Former chief of R&AW C D Sahay dismisses comments linking the Gujarat riots and Babri Masjid demolition to the formation of the Indian Mujahideen. Vicky Nanjappa reports
A senior Congress leader’s comment on Sunday linking the formation of the Indian Mujahideen to the Gujarat riots drew sharp reaction from the Bharatiya Janata Party. But a National Investigation Agency charge sheet is what has been quoted for making this statement.
Almost every terrorist arrested on Indian soil has either quoted the Babri Masjid demolition or the Gujarat riots as reason for retribution. But the NIA charge sheet or the first dossier on the Indian Mujahideen paints quite a different picture.
While the NIA charge sheet does not make a general statement on the IM-Gujarat riots link, the dossier speaks of a clear pattern that emerged in 1995.
In 1995, nine foreigners were abducted in Kashmir by the Harkat-ul-Ansar seeking the release of Pakistani mujahideen leader Maulana Masood Azhar. While the demand was made, the HuA never claimed responsibility for the attack.
A new outfit Al-Farhan had claimed responsibility. Investigations later found out that this was just an operational name of the HuA. American agencies got in touch with India following the incident and sought details on Al-Farhan to declare them a terror outfit.
India, however, clarified that there was no such outfit and even if it were banned it made no difference. The real culprit was the Harkat-ul-Ansar.
The dossier prepared by Indian agencies say that this was for the first time that the Inter-Services Intelligence realised that working under a pseudo name worked wonders.
In the 2001 Parliament attack, investigators knew that the Jaish-e-Mohammad had carried out the operation, but the group did not claim responsibility. It had become a ploy that was working well for Pakistan. This was quite surprising since the Jaish, which was a 10-month-old outfit at the time of the Parliament attack, did not wish to seek credit for the attack.
The next outfit to follow this pattern was the Lashkar-e-Tayiba. While it was open about its intentions in the KashmirValley, it always hid under various banners like the Jammat-ud-Dawa. The Lashkar which is often used by the ISI had its biggest interest in India.
The Mumbai train bombings, India Gate attack or even the 26/11 Mumbai attack, the Lashkar has never claimed responsibility for these strikes. While this was increasingly becoming hard to conceal, the ISI realised that it was time that a homegrown outfit in India to be born. The other reason behind this was that the ISI could not risk sanctions.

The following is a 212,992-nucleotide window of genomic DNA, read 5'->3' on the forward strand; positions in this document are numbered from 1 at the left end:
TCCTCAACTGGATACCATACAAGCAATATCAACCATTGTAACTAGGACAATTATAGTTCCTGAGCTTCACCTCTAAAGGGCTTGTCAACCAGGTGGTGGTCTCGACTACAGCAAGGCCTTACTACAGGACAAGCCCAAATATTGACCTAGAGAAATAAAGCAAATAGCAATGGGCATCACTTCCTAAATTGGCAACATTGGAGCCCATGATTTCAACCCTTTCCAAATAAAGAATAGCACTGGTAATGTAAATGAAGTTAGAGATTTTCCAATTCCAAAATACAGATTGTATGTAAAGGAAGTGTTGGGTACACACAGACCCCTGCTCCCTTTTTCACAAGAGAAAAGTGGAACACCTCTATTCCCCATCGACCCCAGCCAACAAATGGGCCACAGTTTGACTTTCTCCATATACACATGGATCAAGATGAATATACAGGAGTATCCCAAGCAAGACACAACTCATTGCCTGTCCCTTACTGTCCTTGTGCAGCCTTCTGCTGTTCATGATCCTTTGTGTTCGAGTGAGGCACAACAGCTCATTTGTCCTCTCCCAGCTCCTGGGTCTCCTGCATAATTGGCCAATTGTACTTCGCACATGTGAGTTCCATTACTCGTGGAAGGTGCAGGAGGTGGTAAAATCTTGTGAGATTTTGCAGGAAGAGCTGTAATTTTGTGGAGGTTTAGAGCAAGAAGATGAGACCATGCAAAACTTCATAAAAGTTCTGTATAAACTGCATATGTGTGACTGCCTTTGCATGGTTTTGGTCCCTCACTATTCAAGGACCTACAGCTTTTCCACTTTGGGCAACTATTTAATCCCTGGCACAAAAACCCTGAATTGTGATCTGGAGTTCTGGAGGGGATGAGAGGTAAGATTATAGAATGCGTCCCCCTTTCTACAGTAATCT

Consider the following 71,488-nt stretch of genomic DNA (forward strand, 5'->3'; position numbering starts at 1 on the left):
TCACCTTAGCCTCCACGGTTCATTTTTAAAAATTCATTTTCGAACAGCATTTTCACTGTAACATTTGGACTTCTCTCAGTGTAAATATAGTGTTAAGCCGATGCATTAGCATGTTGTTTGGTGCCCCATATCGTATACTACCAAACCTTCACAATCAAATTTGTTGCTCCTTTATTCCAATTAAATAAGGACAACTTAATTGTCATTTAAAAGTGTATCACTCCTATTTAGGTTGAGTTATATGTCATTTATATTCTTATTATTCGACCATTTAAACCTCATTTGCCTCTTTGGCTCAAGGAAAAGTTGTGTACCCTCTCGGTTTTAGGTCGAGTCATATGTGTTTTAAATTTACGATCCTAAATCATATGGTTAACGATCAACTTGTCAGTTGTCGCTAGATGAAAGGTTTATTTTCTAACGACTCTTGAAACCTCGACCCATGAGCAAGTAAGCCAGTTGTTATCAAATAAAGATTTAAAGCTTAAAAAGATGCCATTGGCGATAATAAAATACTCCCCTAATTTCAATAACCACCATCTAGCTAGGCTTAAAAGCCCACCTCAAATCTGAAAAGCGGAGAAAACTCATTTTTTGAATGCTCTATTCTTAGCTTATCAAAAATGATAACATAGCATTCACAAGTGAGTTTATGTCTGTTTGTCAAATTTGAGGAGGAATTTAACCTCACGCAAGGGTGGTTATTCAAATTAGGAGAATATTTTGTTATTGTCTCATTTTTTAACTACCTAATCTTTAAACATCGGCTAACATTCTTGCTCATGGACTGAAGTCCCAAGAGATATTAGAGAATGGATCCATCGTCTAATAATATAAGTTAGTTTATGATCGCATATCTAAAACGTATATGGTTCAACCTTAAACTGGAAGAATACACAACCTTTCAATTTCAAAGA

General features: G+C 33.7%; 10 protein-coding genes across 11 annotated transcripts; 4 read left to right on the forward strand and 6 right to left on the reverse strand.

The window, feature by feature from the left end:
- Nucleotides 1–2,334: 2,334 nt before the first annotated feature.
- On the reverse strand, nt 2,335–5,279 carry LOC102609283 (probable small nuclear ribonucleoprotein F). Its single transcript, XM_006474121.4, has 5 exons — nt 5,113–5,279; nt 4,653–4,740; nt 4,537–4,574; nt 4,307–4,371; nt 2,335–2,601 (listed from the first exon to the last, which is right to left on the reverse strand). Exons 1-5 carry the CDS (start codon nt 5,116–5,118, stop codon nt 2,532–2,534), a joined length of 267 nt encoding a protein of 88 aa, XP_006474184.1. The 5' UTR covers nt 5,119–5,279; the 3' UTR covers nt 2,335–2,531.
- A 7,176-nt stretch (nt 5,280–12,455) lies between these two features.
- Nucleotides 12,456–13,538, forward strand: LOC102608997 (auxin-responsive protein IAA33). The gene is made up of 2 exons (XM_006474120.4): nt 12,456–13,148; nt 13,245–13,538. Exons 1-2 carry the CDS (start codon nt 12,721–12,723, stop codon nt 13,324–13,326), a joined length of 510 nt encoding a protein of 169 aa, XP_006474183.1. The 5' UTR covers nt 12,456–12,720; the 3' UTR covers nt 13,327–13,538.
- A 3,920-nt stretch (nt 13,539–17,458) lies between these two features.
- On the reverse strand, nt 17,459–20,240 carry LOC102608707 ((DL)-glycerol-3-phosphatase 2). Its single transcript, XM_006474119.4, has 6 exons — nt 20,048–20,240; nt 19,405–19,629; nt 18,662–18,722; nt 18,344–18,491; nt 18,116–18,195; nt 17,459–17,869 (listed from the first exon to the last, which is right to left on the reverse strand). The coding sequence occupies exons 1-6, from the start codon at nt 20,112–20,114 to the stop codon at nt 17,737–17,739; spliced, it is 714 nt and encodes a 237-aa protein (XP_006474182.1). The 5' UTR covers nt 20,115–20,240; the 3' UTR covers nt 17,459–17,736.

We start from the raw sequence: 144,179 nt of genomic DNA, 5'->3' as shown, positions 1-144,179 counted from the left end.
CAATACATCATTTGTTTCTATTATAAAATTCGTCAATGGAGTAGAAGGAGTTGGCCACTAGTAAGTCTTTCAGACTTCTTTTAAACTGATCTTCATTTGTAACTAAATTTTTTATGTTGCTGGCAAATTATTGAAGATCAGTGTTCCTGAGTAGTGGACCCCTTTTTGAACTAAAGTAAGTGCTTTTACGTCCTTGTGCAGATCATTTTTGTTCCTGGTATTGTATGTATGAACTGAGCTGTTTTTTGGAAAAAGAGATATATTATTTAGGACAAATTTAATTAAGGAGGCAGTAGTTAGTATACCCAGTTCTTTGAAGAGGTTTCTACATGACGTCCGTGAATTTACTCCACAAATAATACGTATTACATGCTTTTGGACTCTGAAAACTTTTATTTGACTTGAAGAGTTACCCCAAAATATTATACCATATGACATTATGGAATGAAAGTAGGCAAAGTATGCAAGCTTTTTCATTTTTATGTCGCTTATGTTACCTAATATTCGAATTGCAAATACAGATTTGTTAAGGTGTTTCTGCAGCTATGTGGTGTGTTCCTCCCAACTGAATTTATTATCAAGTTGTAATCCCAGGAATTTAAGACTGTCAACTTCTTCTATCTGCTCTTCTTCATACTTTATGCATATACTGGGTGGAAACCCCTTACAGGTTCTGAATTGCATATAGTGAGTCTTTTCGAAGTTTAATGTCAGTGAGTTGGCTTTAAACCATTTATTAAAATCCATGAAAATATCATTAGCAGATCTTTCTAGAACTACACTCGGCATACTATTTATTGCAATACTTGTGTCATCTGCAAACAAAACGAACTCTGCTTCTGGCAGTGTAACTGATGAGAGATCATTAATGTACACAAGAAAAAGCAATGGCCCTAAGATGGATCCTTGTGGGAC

The ISI first tapped the Students Islamic Movement of India. When some radicals decided to join the Lashkar, the Home Ministry got wind of it and banned the group. But the ban meant that the SIMI was available for the ISI. The ISI decided that some radicals in the SIMI and the Indian Lashkar modules would work together and carry out attacks in India. There were some attacks that were carried out and the name given to the group was the Islamic Security Force.
The Islamic Security Force, however, did not make any impact. The Uttar Pradesh court bombing in 2007 was the first time the name of the Indian Mujahideen was announced.
According to the dossier, the IM was assigned all the credit for the work and activities of the Lashkar. It worked well for the Lashkar as its name never cropped up during the various attacks. All attacks were blamed on the Indian Mujahideen despite the Lashkar being at the heart of these operations.
Now coming to the question about whether these organisations were formed due to the Gujarat riots or the Babri Masjid demolition.
The statement by the senior Congress leader comes in the wake of several Muslim organisations in India stating that the IM is nothing but a fiction of the Intelligence Bureau.
Former Chief of the Research and Analysis Wing, C D Sahay, says, “The Lashkar would have got away with the 26/11 attack had Kasab and (Pakistani American terrorist David) Headley not being caught and questioned. Do you recollect that immediately after the attack it was the Deccan Mujahideen that claimed responsibility? This was an attempt to shift focus from the IM and the Lashkar since by then the Indian agencies knew well that these outfits were connected, which meant Pakistan would be blamed.”
Sahay also adds that these terrorists quote incidents as they need to justify what they are doing. “Outfits are not formed due to incidents, these are just excuses that are given to trigger a passion and recruit.”
“When Abu Hamza (under trail in the US) was recruited in London there was no 9/11 or any other such incident that had taken place at that time. It was purely a recruitment that took place in the mosque for the Afghan Jihad. This was purely a political battle and Islam was never at threat in Afghanistan. It indeed is very sad that these politicians today come out with such statements to further their electoral hopes and ambitions. Motivating factors are not incidents, but a political agenda. Pakistan does have a very strong political agenda against India and this is the reason terror outfits crop up,” the former chief of RAW said.